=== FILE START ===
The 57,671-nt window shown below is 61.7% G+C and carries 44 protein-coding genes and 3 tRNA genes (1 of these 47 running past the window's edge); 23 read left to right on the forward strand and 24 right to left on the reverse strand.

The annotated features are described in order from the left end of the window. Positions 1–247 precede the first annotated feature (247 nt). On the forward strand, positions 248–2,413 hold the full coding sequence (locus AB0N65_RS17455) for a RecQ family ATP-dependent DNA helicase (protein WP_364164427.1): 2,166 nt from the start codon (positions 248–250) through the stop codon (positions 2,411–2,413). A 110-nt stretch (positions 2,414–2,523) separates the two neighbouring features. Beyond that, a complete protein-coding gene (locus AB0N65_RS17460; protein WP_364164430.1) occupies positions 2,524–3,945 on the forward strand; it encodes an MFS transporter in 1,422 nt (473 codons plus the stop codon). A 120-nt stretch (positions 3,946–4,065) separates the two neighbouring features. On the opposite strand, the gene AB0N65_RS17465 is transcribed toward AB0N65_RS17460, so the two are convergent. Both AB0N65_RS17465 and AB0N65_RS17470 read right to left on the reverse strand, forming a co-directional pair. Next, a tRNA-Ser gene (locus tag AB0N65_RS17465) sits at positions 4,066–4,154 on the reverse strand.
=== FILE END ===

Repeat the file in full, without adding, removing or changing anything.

The 57,671-nt window shown below is 61.7% G+C and carries 44 protein-coding genes and 3 tRNA genes (1 of these 47 running past the window's edge); 23 read left to right on the forward strand and 24 right to left on the reverse strand.

The annotated features are described in order from the left end of the window. Positions 1–247 precede the first annotated feature (247 nt). On the forward strand, positions 248–2,413 hold the full coding sequence (locus AB0N65_RS17455) for a RecQ family ATP-dependent DNA helicase (protein WP_364164427.1): 2,166 nt from the start codon (positions 248–250) through the stop codon (positions 2,411–2,413). A 110-nt stretch (positions 2,414–2,523) separates the two neighbouring features. Beyond that, a complete protein-coding gene (locus AB0N65_RS17460; protein WP_364164430.1) occupies positions 2,524–3,945 on the forward strand; it encodes an MFS transporter in 1,422 nt (473 codons plus the stop codon). A 120-nt stretch (positions 3,946–4,065) separates the two neighbouring features. On the opposite strand, the gene AB0N65_RS17465 is transcribed toward AB0N65_RS17460, so the two are convergent. Both AB0N65_RS17465 and AB0N65_RS17470 read right to left on the reverse strand, forming a co-directional pair. Next, a tRNA-Ser gene (locus tag AB0N65_RS17465) sits at positions 4,066–4,154 on the reverse strand.